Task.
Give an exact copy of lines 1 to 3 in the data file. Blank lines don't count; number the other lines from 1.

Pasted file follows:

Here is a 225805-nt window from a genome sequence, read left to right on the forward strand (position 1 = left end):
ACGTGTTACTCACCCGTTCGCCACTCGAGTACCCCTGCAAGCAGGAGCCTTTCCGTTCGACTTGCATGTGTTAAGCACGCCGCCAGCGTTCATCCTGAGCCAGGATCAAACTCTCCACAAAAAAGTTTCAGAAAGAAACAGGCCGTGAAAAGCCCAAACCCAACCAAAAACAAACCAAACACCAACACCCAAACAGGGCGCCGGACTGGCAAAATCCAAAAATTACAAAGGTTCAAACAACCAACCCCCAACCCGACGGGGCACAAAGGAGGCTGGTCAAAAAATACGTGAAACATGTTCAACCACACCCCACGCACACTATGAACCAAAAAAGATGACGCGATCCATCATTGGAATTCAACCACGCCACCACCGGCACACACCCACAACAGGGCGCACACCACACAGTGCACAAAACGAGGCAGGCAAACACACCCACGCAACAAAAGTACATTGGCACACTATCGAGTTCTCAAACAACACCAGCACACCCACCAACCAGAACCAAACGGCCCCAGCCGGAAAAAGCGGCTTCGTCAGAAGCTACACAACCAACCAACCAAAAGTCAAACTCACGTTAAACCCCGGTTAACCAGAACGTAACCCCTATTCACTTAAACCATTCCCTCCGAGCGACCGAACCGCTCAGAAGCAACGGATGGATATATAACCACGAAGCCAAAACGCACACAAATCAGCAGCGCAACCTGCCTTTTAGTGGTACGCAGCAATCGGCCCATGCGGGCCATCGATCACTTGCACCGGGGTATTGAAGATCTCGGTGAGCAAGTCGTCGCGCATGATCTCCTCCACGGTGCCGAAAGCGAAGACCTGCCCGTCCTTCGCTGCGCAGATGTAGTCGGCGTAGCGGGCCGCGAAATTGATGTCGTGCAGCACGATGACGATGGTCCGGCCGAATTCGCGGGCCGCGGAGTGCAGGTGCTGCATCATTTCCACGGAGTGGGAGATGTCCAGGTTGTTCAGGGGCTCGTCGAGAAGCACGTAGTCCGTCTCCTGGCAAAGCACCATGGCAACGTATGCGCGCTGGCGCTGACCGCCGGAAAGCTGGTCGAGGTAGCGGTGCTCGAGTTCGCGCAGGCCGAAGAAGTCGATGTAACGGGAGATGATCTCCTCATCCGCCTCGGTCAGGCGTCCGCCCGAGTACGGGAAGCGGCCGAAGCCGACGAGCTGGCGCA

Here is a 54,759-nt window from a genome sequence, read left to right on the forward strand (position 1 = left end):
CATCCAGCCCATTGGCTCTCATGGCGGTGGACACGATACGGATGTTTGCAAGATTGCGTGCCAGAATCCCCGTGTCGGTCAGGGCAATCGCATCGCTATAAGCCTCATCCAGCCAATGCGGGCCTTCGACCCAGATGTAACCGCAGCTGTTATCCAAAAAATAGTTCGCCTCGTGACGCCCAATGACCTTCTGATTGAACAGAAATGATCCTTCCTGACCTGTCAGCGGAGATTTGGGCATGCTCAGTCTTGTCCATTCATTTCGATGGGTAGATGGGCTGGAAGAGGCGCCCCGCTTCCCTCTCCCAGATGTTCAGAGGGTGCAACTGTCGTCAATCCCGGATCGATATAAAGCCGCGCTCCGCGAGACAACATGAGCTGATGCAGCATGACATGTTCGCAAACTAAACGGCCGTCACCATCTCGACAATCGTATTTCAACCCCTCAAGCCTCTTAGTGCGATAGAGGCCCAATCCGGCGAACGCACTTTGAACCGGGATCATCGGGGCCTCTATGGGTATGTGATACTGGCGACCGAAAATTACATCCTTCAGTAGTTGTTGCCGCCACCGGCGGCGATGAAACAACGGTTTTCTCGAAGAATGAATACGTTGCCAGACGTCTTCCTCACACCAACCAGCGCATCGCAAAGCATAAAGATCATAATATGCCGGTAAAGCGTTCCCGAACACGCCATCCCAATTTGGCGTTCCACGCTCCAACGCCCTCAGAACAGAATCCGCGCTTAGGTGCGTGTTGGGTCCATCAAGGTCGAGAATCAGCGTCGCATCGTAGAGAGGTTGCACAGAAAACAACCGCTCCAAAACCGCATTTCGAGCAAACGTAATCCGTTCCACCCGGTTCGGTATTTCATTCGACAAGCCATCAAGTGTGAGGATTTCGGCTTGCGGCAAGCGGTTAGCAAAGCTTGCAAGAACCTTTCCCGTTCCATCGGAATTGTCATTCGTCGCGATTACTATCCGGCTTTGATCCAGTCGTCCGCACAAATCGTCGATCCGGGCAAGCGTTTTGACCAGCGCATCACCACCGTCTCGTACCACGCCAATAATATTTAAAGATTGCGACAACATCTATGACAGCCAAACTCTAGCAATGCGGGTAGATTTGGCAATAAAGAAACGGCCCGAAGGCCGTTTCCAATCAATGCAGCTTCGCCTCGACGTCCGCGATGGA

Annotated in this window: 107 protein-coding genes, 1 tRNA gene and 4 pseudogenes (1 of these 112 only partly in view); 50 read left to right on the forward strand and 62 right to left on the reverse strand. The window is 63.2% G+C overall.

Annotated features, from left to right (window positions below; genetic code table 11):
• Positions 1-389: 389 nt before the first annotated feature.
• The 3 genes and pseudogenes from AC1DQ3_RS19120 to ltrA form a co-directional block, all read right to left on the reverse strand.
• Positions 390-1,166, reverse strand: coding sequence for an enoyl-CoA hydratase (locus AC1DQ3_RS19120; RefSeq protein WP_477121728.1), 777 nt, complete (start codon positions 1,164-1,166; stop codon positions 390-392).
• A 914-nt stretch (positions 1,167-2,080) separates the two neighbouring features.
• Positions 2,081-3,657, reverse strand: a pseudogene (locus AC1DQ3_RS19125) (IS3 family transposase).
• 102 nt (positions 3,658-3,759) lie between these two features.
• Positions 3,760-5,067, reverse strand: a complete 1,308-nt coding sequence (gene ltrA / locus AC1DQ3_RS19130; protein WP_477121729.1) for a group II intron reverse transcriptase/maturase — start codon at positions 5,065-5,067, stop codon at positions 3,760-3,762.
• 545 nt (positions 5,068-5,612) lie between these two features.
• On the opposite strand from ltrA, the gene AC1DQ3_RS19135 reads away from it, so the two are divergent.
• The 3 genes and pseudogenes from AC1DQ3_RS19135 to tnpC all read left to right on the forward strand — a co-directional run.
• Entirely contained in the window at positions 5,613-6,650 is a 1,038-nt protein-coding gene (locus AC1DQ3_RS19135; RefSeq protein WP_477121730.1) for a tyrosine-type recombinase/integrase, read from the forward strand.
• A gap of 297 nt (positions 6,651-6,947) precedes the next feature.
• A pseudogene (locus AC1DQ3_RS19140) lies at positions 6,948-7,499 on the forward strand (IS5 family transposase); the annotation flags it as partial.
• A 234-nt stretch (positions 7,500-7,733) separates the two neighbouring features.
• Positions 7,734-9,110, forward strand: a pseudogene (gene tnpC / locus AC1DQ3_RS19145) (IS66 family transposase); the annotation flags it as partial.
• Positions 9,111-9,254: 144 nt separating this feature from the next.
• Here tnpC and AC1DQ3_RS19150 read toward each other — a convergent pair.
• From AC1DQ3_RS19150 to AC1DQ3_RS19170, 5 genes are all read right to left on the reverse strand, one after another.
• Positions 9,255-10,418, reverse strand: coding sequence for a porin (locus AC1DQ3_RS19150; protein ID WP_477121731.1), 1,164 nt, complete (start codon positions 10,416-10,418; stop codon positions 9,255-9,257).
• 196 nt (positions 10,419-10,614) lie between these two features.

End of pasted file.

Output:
Here is a 225805-nt window from a genome sequence, read left to right on the forward strand (position 1 = left end):
ACGTGTTACTCACCCGTTCGCCACTCGAGTACCCCTGCAAGCAGGAGCCTTTCCGTTCGACTTGCATGTGTTAAGCACGCCGCCAGCGTTCATCCTGAGCCAGGATCAAACTCTCCACAAAAAAGTTTCAGAAAGAAACAGGCCGTGAAAAGCCCAAACCCAACCAAAAACAAACCAAACACCAACACCCAAACAGGGCGCCGGACTGGCAAAATCCAAAAATTACAAAGGTTCAAACAACCAACCCCCAACCCGACGGGGCACAAAGGAGGCTGGTCAAAAAATACGTGAAACATGTTCAACCACACCCCACGCACACTATGAACCAAAAAAGATGACGCGATCCATCATTGGAATTCAACCACGCCACCACCGGCACACACCCACAACAGGGCGCACACCACACAGTGCACAAAACGAGGCAGGCAAACACACCCACGCAACAAAAGTACATTGGCACACTATCGAGTTCTCAAACAACACCAGCACACCCACCAACCAGAACCAAACGGCCCCAGCCGGAAAAAGCGGCTTCGTCAGAAGCTACACAACCAACCAACCAAAAGTCAAACTCACGTTAAACCCCGGTTAACCAGAACGTAACCCCTATTCACTTAAACCATTCCCTCCGAGCGACCGAACCGCTCAGAAGCAACGGATGGATATATAACCACGAAGCCAAAACGCACACAAATCAGCAGCGCAACCTGCCTTTTAGTGGTACGCAGCAATCGGCCCATGCGGGCCATCGATCACTTGCACCGGGGTATTGAAGATCTCGGTGAGCAAGTCGTCGCGCATGATCTCCTCCACGGTGCCGAAAGCGAAGACCTGCCCGTCCTTCGCTGCGCAGATGTAGTCGGCGTAGCGGGCCGCGAAATTGATGTCGTGCAGCACGATGACGATGGTCCGGCCGAATTCGCGGGCCGCGGAGTGCAGGTGCTGCATCATTTCCACGGAGTGGGAGATGTCCAGGTTGTTCAGGGGCTCGTCGAGAAGCACGTAGTCCGTCTCCTGGCAAAGCACCATGGCAACGTATGCGCGCTGGCGCTGACCGCCGGAAAGCTGGTCGAGGTAGCGGTGCTCGAGTTCGCGCAGGCCGAAGAAGTCGATGTAACGGGAGATGATCTCCTCATCCGCCTCGGTCAGGCGTCCGCCCGAGTACGGGAAGCGGCCGAAGCCGACGAGCTGGCGCA

Here is a 54,759-nt window from a genome sequence, read left to right on the forward strand (position 1 = left end):